During the early centuries prior to the birth of Christ, Athens and Sparta were the two most well-known Greek city-states.Since both Athens and Sparta resided in Greece, one could come to the conclusion that their societies and the culture of their city-states might be largely similar.Surprisingly enough, this is not the case.Though certain aspects of their cultures were alike, on the whole their cultures were unexpectedly unalike.
Before the Spartan culture can be discussed it is essential for one to have a basic understanding of the history that made the culture what it was following sixth-century BC.The eighth-century Mycenaean War was a large determining factor in the way the Spartans ran their city-state.Prior to the Mycenaean War, Sparta was a monarchy just like all of it's neighboring city-states.Their population was growing at such an alarming rate that they no longer occupied the land necessary to support their people.As a result they formed an army to annex the particularly fertile bordering city-state of the Mycenaean's.The annexation was a success, and the Spartans found themselves content with their newly-conquered territory.Just as the Spartans began to feel comfortable, the Mycenaean's got the city-state of Argos to aide them in revolting to get their land back.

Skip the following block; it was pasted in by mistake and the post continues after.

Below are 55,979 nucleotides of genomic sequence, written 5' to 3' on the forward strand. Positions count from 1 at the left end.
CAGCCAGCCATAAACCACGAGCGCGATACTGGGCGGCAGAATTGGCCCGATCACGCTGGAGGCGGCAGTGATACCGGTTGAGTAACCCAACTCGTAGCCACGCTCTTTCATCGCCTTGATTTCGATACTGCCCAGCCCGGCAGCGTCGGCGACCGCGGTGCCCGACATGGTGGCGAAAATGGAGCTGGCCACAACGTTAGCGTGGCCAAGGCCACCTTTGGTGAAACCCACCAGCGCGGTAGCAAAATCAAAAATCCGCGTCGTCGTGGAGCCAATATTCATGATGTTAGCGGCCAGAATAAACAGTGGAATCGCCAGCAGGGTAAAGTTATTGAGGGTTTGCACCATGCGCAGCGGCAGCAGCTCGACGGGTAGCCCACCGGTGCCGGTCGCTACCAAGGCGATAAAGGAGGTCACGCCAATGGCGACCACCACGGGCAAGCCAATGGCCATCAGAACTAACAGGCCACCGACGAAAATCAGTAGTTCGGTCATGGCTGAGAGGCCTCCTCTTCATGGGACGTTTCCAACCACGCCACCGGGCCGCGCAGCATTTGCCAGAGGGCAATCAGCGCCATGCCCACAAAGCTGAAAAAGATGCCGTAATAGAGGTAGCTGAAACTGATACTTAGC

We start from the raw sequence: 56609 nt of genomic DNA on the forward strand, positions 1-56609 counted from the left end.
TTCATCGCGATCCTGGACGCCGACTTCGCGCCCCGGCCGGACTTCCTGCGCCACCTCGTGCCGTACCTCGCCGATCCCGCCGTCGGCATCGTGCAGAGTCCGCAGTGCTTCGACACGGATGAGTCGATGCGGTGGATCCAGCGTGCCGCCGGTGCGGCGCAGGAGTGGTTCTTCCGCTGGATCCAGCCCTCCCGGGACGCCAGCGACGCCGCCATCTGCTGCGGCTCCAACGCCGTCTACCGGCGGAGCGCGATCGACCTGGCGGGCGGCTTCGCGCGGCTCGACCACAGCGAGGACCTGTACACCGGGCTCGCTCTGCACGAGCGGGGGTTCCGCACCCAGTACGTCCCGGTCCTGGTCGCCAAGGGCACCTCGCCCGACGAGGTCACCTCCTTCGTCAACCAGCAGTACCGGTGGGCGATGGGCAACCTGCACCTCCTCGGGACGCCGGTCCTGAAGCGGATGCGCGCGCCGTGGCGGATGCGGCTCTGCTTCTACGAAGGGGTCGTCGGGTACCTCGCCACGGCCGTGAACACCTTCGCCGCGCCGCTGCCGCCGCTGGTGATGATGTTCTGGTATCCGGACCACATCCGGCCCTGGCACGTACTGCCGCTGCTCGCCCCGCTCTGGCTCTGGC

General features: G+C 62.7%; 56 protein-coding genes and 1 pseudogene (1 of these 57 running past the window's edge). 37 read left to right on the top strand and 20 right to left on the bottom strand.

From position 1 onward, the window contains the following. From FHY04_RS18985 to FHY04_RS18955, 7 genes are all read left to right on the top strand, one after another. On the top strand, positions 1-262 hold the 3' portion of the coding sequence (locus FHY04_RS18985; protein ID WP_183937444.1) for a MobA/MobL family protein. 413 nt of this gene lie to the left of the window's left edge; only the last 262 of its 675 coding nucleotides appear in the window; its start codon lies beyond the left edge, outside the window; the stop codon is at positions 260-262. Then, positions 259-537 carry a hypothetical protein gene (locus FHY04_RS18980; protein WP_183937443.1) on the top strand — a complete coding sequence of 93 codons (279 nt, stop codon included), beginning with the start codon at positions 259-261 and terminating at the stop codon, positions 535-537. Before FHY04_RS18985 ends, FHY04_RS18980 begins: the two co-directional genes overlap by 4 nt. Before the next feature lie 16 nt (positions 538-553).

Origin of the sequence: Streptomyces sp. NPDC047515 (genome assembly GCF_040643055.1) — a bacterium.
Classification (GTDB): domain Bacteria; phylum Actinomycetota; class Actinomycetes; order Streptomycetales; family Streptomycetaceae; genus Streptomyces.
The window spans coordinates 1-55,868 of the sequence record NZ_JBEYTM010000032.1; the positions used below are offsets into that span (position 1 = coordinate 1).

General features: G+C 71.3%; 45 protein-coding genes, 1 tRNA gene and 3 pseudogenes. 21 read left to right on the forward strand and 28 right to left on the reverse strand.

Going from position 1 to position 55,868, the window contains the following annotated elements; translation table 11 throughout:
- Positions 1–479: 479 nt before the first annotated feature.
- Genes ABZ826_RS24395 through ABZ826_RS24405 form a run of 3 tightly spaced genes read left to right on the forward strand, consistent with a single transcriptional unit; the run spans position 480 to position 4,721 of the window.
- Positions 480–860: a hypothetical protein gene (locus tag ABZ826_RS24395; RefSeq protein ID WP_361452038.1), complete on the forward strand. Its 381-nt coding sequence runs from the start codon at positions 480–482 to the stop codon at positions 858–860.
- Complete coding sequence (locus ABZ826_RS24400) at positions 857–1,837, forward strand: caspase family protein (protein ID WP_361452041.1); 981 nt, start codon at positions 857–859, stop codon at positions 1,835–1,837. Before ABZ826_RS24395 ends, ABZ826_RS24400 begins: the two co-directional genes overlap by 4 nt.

This revolt was nearly successful, but the Spartans managed to come out on top.But the fight was not over yet for the Spartans, as the Mycenaean's had the Spartans outnumbered ten to one; it was only a matter of time before the Spartans would no longer have control over the Mycenaean's and the land would be lost.Thus the Spartans created for themselves an entirely new political system, and made their state "tightly organized, militaristic, [and] land-based" [Sherman 34].
This massive change that took place in Sparta gave the Spartans the stability that had been threatened during the Mycenaean&ap…